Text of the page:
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Aryavarta – the ancient realm of the noble.
For generations, the Firstborn dynasty of scholar-sages, descendants of Vasishta Varuni and protectors of the Divine Order on earth, has dominated here. For just as long, the Angirasa family of Firewrights, weapon-makers to the kings and master inventors, has defied them. In the aftermath of the centuries-long conflict between the two orders, the once-united empire of Aryavarta lies splintered, a shadow of its former glorious self.
Now, the last Secret Keeper of the Firewrights is dead, killed by a violent hand, and the battle for supreme power in the empire is about to begin.
As mighty powers hurtle towards a bloody conflict, Govinda Shauri, cowherd-turned-prince and now Commander of the armies of Dwaraka, must use all his cunning to counter deception and treachery if he is to protect his people and those whom he loves.
But who holds the key to the fantastic and startling knowledge of the Firewrights, which in the wrong hands will bring doom upon the empire? And does Govinda have it in him to confront the dark secrets of his past and discover the true meaning of being Arya, of being noble?

Thoughts : I’m going to rate this a bit differently because this book just wasn’t for me. I’m a big fan of Mythology but maybe it’s gotten to be too much and I’m done with the genre? Or maybe this just wasn’t for me. Whichever it is, I’d like to give a less personal review of the book so you can decide for yourself if you will like it.

World building: The author has done a great job with the world building. You could picture most of the landscapes and situations she wrote about and you gain a clear view of the palaces, grounds and the geography. It is our own world but where the Kuru clan have the misogynistic views of Manu and his script (not sure which time Manu is from). Panchali’s surprise at just how unimportant she is as a person but how important she is as a political pawn is something I could easily get behind. Women in India are akin to cattle and this is showcased brilliantly. You’re left seething and annoyed that a world this beautiful is actually this ugly.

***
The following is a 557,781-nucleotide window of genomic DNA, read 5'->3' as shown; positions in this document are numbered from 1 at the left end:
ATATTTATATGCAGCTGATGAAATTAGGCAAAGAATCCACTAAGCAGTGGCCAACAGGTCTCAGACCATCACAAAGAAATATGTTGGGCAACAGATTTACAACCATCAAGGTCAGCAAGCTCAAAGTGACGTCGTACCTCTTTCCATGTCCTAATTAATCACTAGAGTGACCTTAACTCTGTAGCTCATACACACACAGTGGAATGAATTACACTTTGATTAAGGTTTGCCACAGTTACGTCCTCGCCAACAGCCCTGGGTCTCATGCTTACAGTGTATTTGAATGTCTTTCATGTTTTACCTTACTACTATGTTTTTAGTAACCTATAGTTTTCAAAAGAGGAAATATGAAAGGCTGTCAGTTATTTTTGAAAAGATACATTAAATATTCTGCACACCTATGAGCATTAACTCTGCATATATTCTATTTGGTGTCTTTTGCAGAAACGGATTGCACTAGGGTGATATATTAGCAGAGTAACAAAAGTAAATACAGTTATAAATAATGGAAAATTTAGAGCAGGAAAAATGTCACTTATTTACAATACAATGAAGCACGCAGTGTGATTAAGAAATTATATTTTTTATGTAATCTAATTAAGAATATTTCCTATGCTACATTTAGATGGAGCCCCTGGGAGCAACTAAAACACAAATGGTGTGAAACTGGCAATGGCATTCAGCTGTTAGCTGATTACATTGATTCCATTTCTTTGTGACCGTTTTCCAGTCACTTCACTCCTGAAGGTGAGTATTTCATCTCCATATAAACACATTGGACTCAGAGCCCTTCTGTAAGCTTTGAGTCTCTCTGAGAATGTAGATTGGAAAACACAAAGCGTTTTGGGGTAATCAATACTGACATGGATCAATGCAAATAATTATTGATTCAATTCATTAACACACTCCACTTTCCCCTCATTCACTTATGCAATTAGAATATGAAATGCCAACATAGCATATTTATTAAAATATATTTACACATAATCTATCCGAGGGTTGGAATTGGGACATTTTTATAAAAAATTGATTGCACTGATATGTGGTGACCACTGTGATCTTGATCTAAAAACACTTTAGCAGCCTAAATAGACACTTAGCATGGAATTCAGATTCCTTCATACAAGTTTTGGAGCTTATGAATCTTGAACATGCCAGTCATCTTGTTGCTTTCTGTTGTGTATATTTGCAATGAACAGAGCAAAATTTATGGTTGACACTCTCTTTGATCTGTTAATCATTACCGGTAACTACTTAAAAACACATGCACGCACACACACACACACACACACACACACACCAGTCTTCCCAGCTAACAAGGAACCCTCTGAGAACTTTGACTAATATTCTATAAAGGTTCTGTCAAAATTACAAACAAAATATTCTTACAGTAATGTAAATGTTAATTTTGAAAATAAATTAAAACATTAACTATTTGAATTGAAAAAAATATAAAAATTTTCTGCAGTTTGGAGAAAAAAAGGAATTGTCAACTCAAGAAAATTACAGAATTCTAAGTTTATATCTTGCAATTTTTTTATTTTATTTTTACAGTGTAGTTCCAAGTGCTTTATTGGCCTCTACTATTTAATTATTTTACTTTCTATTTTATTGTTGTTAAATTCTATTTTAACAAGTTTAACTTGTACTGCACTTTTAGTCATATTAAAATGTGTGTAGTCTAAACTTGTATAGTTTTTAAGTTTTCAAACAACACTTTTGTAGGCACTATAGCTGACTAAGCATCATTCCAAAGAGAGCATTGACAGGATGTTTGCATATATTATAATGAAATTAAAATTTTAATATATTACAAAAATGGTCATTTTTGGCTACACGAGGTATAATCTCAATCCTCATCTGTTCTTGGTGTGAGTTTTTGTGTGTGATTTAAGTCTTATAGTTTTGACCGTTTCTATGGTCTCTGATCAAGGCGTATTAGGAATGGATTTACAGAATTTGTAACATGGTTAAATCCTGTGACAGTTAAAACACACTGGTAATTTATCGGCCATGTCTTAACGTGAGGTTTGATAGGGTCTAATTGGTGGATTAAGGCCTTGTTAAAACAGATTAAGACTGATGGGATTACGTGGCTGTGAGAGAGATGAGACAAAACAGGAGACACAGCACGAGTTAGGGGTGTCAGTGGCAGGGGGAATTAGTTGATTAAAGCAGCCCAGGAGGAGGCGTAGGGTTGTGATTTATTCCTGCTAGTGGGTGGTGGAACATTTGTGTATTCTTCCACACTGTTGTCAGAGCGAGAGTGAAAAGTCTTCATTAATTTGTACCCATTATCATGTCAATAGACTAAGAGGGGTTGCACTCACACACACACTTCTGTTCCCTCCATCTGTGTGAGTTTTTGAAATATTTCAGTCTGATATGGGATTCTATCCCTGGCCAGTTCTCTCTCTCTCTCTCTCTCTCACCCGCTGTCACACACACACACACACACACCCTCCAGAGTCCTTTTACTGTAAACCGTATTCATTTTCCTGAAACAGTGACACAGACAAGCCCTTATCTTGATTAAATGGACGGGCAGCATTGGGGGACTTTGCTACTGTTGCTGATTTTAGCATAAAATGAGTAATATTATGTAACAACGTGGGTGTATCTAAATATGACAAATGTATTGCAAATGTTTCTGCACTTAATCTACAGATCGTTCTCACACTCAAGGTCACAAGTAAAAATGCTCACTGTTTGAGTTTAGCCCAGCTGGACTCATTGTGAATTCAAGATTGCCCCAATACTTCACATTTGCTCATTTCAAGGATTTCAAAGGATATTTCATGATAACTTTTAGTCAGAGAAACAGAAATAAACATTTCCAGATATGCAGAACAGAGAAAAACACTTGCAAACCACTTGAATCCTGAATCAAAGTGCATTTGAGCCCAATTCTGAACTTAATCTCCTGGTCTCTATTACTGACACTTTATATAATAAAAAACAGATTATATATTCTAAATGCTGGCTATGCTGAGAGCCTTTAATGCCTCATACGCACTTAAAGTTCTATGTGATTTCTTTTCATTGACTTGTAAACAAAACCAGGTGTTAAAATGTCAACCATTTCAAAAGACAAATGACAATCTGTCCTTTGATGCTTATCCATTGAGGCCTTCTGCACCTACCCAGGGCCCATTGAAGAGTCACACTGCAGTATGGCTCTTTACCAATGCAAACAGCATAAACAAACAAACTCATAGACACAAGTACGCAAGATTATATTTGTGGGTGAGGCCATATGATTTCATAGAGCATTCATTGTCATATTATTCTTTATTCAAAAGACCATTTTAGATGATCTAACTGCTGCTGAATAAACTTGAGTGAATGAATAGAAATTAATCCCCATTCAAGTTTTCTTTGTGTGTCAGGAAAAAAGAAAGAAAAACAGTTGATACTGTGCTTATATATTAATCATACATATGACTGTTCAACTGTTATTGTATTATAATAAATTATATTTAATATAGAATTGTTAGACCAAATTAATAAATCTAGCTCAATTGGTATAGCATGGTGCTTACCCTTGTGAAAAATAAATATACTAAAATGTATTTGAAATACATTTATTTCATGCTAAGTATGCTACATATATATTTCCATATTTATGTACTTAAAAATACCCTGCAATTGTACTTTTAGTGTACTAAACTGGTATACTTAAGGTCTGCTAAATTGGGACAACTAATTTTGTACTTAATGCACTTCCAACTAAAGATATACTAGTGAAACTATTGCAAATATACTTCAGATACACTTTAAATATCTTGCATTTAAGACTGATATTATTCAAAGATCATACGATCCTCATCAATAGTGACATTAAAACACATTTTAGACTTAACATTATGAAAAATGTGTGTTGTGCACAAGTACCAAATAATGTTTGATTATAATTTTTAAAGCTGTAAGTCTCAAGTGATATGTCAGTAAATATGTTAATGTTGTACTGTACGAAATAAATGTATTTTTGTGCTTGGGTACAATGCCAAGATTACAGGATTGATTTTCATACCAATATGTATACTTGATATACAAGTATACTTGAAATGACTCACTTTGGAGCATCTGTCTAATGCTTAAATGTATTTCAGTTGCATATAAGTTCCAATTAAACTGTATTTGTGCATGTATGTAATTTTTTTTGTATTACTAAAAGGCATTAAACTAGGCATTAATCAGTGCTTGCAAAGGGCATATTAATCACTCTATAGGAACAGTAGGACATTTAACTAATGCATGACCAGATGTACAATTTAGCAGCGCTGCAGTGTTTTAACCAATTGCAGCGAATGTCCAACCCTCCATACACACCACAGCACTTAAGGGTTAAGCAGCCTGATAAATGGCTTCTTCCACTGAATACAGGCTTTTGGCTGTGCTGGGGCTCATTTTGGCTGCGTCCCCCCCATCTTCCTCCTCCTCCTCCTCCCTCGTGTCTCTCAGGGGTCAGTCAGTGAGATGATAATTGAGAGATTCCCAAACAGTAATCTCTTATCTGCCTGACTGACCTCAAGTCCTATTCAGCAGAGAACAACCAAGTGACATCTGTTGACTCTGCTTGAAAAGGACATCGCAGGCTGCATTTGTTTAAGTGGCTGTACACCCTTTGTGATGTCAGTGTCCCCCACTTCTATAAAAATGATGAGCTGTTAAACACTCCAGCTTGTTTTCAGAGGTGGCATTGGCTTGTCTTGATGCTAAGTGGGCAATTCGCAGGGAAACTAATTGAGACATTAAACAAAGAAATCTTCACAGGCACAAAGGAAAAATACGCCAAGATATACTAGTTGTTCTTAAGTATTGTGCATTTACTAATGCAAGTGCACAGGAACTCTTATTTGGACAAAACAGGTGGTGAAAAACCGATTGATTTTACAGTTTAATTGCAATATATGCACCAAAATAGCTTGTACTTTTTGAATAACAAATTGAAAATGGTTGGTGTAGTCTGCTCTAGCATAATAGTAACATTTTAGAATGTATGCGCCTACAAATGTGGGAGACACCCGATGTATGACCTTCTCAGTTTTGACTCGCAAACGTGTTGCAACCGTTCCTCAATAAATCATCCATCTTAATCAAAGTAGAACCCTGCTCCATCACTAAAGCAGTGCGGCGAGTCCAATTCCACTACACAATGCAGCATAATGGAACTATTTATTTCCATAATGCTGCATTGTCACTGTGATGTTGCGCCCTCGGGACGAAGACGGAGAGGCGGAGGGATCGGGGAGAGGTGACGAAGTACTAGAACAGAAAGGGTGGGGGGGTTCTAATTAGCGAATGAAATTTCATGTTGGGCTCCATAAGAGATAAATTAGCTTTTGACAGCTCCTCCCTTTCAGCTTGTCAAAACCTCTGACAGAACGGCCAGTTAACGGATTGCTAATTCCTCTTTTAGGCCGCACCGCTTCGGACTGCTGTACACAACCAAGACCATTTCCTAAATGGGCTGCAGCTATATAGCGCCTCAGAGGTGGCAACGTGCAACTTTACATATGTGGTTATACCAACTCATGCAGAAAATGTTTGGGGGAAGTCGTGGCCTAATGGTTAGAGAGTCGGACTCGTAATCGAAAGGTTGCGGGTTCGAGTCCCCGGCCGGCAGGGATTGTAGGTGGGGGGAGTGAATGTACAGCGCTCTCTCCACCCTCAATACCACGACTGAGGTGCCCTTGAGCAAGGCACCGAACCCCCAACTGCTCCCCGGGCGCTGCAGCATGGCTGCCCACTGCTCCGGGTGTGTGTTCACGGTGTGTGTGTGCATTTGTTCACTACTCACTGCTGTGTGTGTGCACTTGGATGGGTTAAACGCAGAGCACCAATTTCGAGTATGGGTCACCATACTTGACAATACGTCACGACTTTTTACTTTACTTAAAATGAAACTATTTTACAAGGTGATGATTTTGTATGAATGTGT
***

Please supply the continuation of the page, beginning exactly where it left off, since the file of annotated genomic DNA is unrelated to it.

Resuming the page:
Characterisation: The die hard fans of the Mahabaratham might get annoyed at the change in characterisations but this was a very refreshing aspect for me. In fact, it was my favourite thing about this book. Govinda (Krishna) isn’t god; he is just showcased as a very intelligent and intuitive man. Dharmar (Yudhistirar) isn’t the “he’s so perfect” character that our grandparents like to tell us about, he has a gambling problem and is all kinds of grey. Panchali (Draupathi) is a feminist but not in the true sense of the term. She’s shuttled about and helpless though she has great importance. (In fact I was excited because I thought the book would be all about her, but it isn’t. It’s about Govinda and Dharma)

Writing Style: This is where the author showcases her wonderful command over the language and just how much better she is when compared to other writers who are trying to make it big by riding the mythology wave. Though her books aren’t as popular as others, her language is that which belongs in literary fiction. I hope she writes non mythology soon.

The problem I had with this was no matter what the merits were I just couldn’t care about what happened to whom. For a while, I cared about Panchali; but after seeing this line, “She felt disgusted, nauseated at the thought of her own unclean, irresistible, sinful self, which could lead a guileless man astray.” I took a break, finished another book and got back to it. But it was done for me, I didn’t care anymore. Not to mention that the sheer number of events and characters made me lose track. See, I’m not an expert on the mahabaratham. I only know the childhood version that I read and that which my grandmother told me, not to mention that I didn’t know the other names of the characters. So I was left utterly bewildered as to what was going on. It was also dialogue heavy and if we cut out the unnecessary dialogues it would have been a good 100 pages thinner.

I’d say read this if you are a Mahabaratham fanatic. Please note that there are many changes in this book so if you are one who likes sticking to one version of a story, you may want to know this. I was just looking for a light enjoyable mythology read and this was too dense and heavy for me. This is book one of the Aryavarta chronicles, it’s followed by Kaurava and Kurukshetra. I’d originally purchased book two as well and the author has sent me book three to review so I will end up reading and reviewing it but not anytime soon.

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